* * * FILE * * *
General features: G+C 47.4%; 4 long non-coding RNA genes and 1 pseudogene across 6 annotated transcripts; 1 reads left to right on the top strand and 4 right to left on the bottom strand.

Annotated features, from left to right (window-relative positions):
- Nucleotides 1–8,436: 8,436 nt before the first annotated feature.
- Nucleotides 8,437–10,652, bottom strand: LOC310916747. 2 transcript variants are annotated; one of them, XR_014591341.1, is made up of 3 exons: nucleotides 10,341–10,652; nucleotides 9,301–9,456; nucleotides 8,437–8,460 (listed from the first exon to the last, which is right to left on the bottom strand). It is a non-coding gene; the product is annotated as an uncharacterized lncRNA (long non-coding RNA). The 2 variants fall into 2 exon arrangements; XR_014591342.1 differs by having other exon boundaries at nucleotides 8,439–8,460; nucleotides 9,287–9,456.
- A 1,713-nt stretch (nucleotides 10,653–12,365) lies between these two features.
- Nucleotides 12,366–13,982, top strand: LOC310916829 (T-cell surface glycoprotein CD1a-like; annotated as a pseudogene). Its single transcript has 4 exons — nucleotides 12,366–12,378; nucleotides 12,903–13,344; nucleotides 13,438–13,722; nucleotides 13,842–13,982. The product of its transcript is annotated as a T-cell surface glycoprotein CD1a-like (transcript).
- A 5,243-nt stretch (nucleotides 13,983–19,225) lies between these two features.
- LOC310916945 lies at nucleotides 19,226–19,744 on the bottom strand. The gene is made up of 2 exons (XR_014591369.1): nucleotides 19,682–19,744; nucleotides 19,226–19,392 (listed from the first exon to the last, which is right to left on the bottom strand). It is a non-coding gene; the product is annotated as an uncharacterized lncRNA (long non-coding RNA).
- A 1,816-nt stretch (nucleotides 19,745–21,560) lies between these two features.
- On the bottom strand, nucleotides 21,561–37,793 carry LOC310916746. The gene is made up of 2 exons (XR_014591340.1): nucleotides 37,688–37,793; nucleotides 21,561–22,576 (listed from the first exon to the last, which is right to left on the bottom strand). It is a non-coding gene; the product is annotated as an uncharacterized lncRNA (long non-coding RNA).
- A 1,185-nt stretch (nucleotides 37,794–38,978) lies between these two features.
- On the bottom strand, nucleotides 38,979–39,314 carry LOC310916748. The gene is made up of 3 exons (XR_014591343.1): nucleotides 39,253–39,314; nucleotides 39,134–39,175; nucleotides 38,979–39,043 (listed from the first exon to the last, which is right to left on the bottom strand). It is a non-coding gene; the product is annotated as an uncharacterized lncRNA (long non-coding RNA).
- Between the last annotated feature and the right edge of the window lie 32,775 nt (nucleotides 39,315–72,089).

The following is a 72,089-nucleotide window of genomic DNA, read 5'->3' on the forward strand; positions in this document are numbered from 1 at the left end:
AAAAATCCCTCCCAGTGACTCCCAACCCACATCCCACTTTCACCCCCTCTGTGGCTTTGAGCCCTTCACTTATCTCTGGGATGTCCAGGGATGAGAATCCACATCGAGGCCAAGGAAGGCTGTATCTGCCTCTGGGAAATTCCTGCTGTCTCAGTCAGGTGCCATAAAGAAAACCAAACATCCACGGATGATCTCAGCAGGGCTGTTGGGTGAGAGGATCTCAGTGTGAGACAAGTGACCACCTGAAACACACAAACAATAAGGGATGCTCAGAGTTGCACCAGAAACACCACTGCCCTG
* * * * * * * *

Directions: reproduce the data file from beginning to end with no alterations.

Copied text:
General features: G+C 47.4%; 4 long non-coding RNA genes and 1 pseudogene across 6 annotated transcripts; 1 reads left to right on the top strand and 4 right to left on the bottom strand.

Annotated features, from left to right (window-relative positions):
- Nucleotides 1–8,436: 8,436 nt before the first annotated feature.
- Nucleotides 8,437–10,652, bottom strand: LOC310916747. 2 transcript variants are annotated; one of them, XR_014591341.1, is made up of 3 exons: nucleotides 10,341–10,652; nucleotides 9,301–9,456; nucleotides 8,437–8,460 (listed from the first exon to the last, which is right to left on the bottom strand). It is a non-coding gene; the product is annotated as an uncharacterized lncRNA (long non-coding RNA). The 2 variants fall into 2 exon arrangements; XR_014591342.1 differs by having other exon boundaries at nucleotides 8,439–8,460; nucleotides 9,287–9,456.
- A 1,713-nt stretch (nucleotides 10,653–12,365) lies between these two features.
- Nucleotides 12,366–13,982, top strand: LOC310916829 (T-cell surface glycoprotein CD1a-like; annotated as a pseudogene). Its single transcript has 4 exons — nucleotides 12,366–12,378; nucleotides 12,903–13,344; nucleotides 13,438–13,722; nucleotides 13,842–13,982. The product of its transcript is annotated as a T-cell surface glycoprotein CD1a-like (transcript).
- A 5,243-nt stretch (nucleotides 13,983–19,225) lies between these two features.
- LOC310916945 lies at nucleotides 19,226–19,744 on the bottom strand. The gene is made up of 2 exons (XR_014591369.1): nucleotides 19,682–19,744; nucleotides 19,226–19,392 (listed from the first exon to the last, which is right to left on the bottom strand). It is a non-coding gene; the product is annotated as an uncharacterized lncRNA (long non-coding RNA).
- A 1,816-nt stretch (nucleotides 19,745–21,560) lies between these two features.
- On the bottom strand, nucleotides 21,561–37,793 carry LOC310916746. The gene is made up of 2 exons (XR_014591340.1): nucleotides 37,688–37,793; nucleotides 21,561–22,576 (listed from the first exon to the last, which is right to left on the bottom strand). It is a non-coding gene; the product is annotated as an uncharacterized lncRNA (long non-coding RNA).
- A 1,185-nt stretch (nucleotides 37,794–38,978) lies between these two features.
- On the bottom strand, nucleotides 38,979–39,314 carry LOC310916748. The gene is made up of 3 exons (XR_014591343.1): nucleotides 39,253–39,314; nucleotides 39,134–39,175; nucleotides 38,979–39,043 (listed from the first exon to the last, which is right to left on the bottom strand). It is a non-coding gene; the product is annotated as an uncharacterized lncRNA (long non-coding RNA).
- Between the last annotated feature and the right edge of the window lie 32,775 nt (nucleotides 39,315–72,089).

The following is a 72,089-nucleotide window of genomic DNA, read 5'->3' on the forward strand; positions in this document are numbered from 1 at the left end:
AAAAATCCCTCCCAGTGACTCCCAACCCACATCCCACTTTCACCCCCTCTGTGGCTTTGAGCCCTTCACTTATCTCTGGGATGTCCAGGGATGAGAATCCACATCGAGGCCAAGGAAGGCTGTATCTGCCTCTGGGAAATTCCTGCTGTCTCAGTCAGGTGCCATAAAGAAAACCAAACATCCACGGATGATCTCAGCAGGGCTGTTGGGTGAGAGGATCTCAGTGTGAGACAAGTGACCACCTGAAACACACAAACAATAAGGGATGCTCAGAGTTGCACCAGAAACACCACTGCCCTG